Geoffrey KixMiller. Swimming.
by Daniel J Glendening
For their October exhibition, Appendix Project Space hosts the Baltimore, Maryland, based artist Geoffrey KixMiller. KixMiller gives us Swimming, an exhibition of sculpture and an associated artist’s book. The work is somewhat enigmatic, flitting between aesthetic models of modernism and the classically post-modern, personal profile web pages and the built urban or suburban environment.
KixMiller presents two floor-standing sculptures, each composed three primary components: a rectangular, stucco base, atop which sits a marble-patterned Formica cube, from which extends a white rod topped with a round or ovoid found object. In the first of these, the stucco base rests horizontally, reclined atop several grey brick supports, with one end against the wall, the white pole rises vertically, and is crowned with a golden-yellow water polo ball. The second of these sculptures stands more or less upright, its stucco base vertically on end, though skewed at a slight angle. The white rod emerging from the Formica cube extends the counter-angle to the base, and hold aloft a shining green watermelon draped with a scrap of camouflage-patterned cloth.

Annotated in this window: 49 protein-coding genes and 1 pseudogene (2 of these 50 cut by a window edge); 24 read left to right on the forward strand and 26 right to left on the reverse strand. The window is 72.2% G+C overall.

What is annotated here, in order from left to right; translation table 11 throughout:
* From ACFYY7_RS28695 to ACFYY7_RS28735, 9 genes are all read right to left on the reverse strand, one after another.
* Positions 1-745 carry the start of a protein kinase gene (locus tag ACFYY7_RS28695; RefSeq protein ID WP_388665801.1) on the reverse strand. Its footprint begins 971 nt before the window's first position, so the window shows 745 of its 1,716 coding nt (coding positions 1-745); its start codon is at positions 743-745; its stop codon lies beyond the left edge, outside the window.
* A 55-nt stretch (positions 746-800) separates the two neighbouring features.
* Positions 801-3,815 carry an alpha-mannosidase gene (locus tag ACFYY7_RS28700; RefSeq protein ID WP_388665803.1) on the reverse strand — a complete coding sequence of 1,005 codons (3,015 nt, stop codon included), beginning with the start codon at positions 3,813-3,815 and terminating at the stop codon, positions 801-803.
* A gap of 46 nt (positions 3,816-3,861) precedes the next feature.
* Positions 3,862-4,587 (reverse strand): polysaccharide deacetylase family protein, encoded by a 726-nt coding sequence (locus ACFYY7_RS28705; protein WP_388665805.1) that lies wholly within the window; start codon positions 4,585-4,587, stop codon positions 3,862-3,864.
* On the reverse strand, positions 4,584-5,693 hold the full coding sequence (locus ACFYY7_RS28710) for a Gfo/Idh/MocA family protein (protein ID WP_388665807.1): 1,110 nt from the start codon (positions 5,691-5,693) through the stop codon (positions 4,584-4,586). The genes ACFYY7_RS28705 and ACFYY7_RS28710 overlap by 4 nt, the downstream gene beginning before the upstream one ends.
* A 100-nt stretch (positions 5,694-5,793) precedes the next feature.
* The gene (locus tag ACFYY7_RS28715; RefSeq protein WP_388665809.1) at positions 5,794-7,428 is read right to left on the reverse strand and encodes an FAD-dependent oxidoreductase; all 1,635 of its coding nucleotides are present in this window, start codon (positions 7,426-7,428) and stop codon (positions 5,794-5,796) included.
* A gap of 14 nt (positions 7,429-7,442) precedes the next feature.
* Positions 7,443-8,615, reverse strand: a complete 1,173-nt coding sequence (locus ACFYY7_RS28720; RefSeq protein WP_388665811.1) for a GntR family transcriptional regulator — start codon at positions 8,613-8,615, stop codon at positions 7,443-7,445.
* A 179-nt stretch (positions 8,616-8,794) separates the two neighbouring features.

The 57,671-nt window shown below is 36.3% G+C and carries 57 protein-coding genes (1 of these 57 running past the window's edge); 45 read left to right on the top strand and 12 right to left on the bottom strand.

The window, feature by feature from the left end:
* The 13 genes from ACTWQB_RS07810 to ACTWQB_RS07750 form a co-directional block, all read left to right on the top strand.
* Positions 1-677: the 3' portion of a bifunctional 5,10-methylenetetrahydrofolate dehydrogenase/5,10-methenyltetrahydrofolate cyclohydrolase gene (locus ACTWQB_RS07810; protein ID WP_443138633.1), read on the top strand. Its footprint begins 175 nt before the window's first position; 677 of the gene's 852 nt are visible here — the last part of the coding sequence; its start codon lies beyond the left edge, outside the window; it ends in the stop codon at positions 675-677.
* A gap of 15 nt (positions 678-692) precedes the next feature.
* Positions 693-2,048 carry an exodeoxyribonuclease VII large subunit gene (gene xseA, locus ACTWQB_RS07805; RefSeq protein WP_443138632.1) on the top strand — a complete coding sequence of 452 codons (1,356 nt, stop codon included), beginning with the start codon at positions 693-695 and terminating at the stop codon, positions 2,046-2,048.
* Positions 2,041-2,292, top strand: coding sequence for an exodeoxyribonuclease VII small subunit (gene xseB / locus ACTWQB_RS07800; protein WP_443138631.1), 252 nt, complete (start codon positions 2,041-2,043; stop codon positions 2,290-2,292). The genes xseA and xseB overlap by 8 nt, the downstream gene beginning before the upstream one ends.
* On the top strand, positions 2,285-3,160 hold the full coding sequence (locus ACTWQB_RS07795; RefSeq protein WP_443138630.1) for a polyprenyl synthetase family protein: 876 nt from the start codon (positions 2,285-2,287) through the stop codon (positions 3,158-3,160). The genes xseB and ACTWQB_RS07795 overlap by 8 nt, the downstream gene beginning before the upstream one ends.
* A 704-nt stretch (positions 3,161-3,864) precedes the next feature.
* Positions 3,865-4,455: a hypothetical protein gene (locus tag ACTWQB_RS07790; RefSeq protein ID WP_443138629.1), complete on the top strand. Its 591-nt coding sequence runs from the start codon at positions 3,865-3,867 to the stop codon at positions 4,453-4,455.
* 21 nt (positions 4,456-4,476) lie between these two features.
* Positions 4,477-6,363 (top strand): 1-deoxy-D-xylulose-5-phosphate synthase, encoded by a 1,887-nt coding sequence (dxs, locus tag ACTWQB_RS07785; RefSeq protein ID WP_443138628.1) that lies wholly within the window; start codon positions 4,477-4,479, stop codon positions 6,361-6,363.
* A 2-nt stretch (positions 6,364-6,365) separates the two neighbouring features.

The wall-hung sculptures utilize a similar three-part composition: wheat-pasted pattern (in the first, a green and brown camo pattern, the second, a pink and violet sort of digital static and glop pattern) framing a tacked up, poster-sized, photo print depicting two people in an intimate exchange (the first, and embrace outdoors at night with streetlights in the background, in the second, two young women in a dinner or restaurant leaning close for a kiss or a whisper) with a small shelf and found object (the first, a white vase of white roses, the second, a pineapple) mounted atop the image to obscure the photo-subjects’ faces.
In some sense, each of these works is a variation of one singular work. Once the recipe is established, it seems to be more of an exercise of formal composition and juxtaposition than anything else, and the found objects, images and textures utilized seem to be almost interchangeable. That is to say, a camouflage cube and Formica image frame may not alter the work a great deal, if at all. These patterns seem not to be signifiers so much as optical patterning, a means of visual disruption more akin to World War I dazzle camouflage than the green and brown splotch patterns KixMiller employs here.
The question remains, though, of what all these interchangeable parts add up to. Each of these works is a sort of totem, a surrogate body composed of the materials and textures of the suburban built environment, stucco and Formica. The faces are hidden, disrupting audience identification with the photographed individuals, allowing them to be simply bodies without organs floating against a web-tile frame. There’s something slick to the work, a gloss that somehow positions it in the suburban strip mall, in the aisles of Wal-Mart or Home Depot.
It says, “We are you and you are we, even in our closest moments we are faceless, treading water.”